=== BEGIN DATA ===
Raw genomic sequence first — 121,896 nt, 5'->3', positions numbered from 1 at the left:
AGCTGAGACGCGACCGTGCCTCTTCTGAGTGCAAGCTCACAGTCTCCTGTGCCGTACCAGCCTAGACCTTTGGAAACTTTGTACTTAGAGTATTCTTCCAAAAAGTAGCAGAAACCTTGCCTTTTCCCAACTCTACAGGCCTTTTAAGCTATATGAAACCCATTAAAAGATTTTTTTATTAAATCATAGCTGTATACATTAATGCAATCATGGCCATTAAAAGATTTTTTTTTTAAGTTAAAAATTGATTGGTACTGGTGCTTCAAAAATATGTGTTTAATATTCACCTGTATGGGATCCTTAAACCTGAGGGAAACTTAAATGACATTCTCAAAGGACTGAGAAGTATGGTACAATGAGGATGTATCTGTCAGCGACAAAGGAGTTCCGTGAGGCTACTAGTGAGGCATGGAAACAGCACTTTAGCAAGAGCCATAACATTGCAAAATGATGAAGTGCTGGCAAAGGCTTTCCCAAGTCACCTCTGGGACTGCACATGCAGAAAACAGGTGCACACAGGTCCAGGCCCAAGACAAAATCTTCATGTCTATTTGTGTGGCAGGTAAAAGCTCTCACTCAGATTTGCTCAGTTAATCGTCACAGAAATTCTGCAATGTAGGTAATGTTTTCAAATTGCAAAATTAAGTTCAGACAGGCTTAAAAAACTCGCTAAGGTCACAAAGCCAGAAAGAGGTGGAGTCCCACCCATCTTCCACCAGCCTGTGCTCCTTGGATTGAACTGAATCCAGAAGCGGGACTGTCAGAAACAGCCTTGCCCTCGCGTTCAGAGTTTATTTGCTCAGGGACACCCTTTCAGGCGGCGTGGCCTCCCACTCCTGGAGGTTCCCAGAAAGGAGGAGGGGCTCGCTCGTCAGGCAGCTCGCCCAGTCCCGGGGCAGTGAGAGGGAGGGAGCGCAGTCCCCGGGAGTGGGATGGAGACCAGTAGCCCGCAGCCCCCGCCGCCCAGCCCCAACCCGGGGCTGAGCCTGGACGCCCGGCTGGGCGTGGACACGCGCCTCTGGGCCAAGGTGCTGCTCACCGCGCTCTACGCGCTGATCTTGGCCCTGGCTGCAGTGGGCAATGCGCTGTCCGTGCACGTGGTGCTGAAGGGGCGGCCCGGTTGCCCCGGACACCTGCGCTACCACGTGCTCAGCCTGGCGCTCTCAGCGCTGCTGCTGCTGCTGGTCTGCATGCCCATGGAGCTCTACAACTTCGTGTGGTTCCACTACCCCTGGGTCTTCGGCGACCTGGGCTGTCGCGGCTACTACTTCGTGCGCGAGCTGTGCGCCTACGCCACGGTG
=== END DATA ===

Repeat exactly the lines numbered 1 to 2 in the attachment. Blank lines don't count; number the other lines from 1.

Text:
Raw genomic sequence first — 121,896 nt, 5'->3', positions numbered from 1 at the left:
AGCTGAGACGCGACCGTGCCTCTTCTGAGTGCAAGCTCACAGTCTCCTGTGCCGTACCAGCCTAGACCTTTGGAAACTTTGTACTTAGAGTATTCTTCCAAAAAGTAGCAGAAACCTTGCCTTTTCCCAACTCTACAGGCCTTTTAAGCTATATGAAACCCATTAAAAGATTTTTTTATTAAATCATAGCTGTATACATTAATGCAATCATGGCCATTAAAAGATTTTTTTTTTAAGTTAAAAATTGATTGGTACTGGTGCTTCAAAAATATGTGTTTAATATTCACCTGTATGGGATCCTTAAACCTGAGGGAAACTTAAATGACATTCTCAAAGGACTGAGAAGTATGGTACAATGAGGATGTATCTGTCAGCGACAAAGGAGTTCCGTGAGGCTACTAGTGAGGCATGGAAACAGCACTTTAGCAAGAGCCATAACATTGCAAAATGATGAAGTGCTGGCAAAGGCTTTCCCAAGTCACCTCTGGGACTGCACATGCAGAAAACAGGTGCACACAGGTCCAGGCCCAAGACAAAATCTTCATGTCTATTTGTGTGGCAGGTAAAAGCTCTCACTCAGATTTGCTCAGTTAATCGTCACAGAAATTCTGCAATGTAGGTAATGTTTTCAAATTGCAAAATTAAGTTCAGACAGGCTTAAAAAACTCGCTAAGGTCACAAAGCCAGAAAGAGGTGGAGTCCCACCCATCTTCCACCAGCCTGTGCTCCTTGGATTGAACTGAATCCAGAAGCGGGACTGTCAGAAACAGCCTTGCCCTCGCGTTCAGAGTTTATTTGCTCAGGGACACCCTTTCAGGCGGCGTGGCCTCCCACTCCTGGAGGTTCCCAGAAAGGAGGAGGGGCTCGCTCGTCAGGCAGCTCGCCCAGTCCCGGGGCAGTGAGAGGGAGGGAGCGCAGTCCCCGGGAGTGGGATGGAGACCAGTAGCCCGCAGCCCCCGCCGCCCAGCCCCAACCCGGGGCTGAGCCTGGACGCCCGGCTGGGCGTGGACACGCGCCTCTGGGCCAAGGTGCTGCTCACCGCGCTCTACGCGCTGATCTTGGCCCTGGCTGCAGTGGGCAATGCGCTGTCCGTGCACGTGGTGCTGAAGGGGCGGCCCGGTTGCCCCGGACACCTGCGCTACCACGTGCTCAGCCTGGCGCTCTCAGCGCTGCTGCTGCTGCTGGTCTGCATGCCCATGGAGCTCTACAACTTCGTGTGGTTCCACTACCCCTGGGTCTTCGGCGACCTGGGCTGTCGCGGCTACTACTTCGTGCGCGAGCTGTGCGCCTACGCCACGGTG